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Book of Origins -Genealogy of Isobel Kemp - - 1679. [1196719]
Bailey's (6th Ed) Photo=Ancestral Record with Supplements. - A comprehensive genealogy of the Cox Family dating all the way back to the early 1600s with some branches of the family reaching back even further. The Cox family has a rich history where they were both apart of or witness to some of the major events in American and English History. From witnessing the signing of the Magna Carta in 1215, to being one of the first settlers of New Amsterdam (modern day New York City) and Hartford, CT. The genealogy narrative indicates family participation in the Boston Tea Party and Bacon’s Rebellion in 1679. The book itself was designed by the Rev. Frederic W Bailey, and it is his sixth edition of the Photo-Ancestral Record Book. Recorded in the book are the names, location of birth, and birth and death dates for each branch of the family tree. Where the complier of this genealogy knew; added in are burial locations, when individuals immigrated to America, including the ship they traveled on, as well as notations on where she discovered this information. Photographs, postcards, newspaper clippings, family letters, and other ephemera adorn the pages throughout this treasure. As one continues to read through this genealogy it almost seems as though there wasn’t one important event or figure in American history that was not connected to this family.Family Connections and Family Lore of Note: The Temple branch of the Cox Family Tree is said to be descent from the famous Lady Godiva and the Earls of Mercia. George Yeardley, whose ancestor witnessed the signing of the Magna Carter, was one of the first settlers in Jamestown, and three time colonial Governor of the British Colony of Virginia. His wife, Temperance Flowerdew, was one of the witness to the Last Will and Last Testament of John Rolfe’s, husband to Pocahontas. Hamutal Hammond Welsh (1735 – 1815) "conceived a great dislike for her husband", apparently tried to kill him several times, even burning down their barn at one point. Captain John Clapp, who later became the Clerk of the First Provincial Assembly in New York, is said to have barely escaped being eaten by an alligator in South Carolina. William King and his wife Dorothy came to America and settled in Salem. After converting to Quakerism, suffered persecution at the hands of the local government in the 1660s. The family ghost story of "Aunt Swan", Elizabeth Donnell, wife of General John Swan, who dreamt that Death himself was coming for her, and a week later mysteriously died suddenly. It is said her ghost still haunts the house she died in, and she has become known as the "Lady in White". Elias Nexen (1740 – 1831) was appointed first Collector of the Port of New York under the Continental Congress. Jacob Bump served with General James Wolfe during the French and Indian War and participated in the taking of Quebec in 1759. John Donnell owned the "Willow Brook" house for a time in Baltimore, Maryland, which housed the famed ‘oval room’. This house was one of the first times, besides the White House, that an oval room was used in America. Gustav Lurman, who served in the 1st Maryland Cavalry, CSA, during the Civil War was saved by "Aunt Charlotte", an African American woman who hid him when he crossed the northern lines while on duty. Enos Bronson, or "Uncle Enos" was an editor for the Federalist Gazette of the United States, and supposedly took over Benjamin Franklin’s printing press.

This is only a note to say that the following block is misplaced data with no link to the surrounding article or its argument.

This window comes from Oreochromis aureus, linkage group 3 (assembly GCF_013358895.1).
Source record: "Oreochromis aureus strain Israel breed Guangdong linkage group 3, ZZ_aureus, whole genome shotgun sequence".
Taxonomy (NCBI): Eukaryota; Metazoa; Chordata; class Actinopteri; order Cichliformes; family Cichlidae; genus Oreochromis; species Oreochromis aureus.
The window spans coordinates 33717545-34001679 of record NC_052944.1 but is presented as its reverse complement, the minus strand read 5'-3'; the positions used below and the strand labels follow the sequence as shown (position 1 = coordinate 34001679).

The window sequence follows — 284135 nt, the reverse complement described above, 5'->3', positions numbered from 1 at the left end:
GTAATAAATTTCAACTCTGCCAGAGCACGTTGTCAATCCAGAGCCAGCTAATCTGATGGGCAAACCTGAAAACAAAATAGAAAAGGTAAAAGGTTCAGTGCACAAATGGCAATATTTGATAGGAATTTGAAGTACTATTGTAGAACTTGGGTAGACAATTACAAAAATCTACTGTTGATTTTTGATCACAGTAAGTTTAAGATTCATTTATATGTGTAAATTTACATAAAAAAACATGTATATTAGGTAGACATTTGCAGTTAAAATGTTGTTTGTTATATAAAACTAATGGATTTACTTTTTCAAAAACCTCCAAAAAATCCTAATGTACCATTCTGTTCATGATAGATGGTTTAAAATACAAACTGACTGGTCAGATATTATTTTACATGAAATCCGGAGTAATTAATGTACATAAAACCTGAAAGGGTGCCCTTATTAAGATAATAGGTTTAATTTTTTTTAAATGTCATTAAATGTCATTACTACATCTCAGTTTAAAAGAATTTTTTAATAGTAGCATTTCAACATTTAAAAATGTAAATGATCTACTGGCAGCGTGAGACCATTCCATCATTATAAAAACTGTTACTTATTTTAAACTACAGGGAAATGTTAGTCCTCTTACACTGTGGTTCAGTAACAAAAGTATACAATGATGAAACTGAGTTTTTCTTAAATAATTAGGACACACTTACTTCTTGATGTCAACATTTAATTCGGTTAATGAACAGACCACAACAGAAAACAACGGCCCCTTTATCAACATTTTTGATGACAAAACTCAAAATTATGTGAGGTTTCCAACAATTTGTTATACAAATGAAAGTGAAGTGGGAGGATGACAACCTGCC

[Bookseller: Eclectibles, ABAA]
Last Found On: 2016-09-16           Check availability:      AbeBooks    

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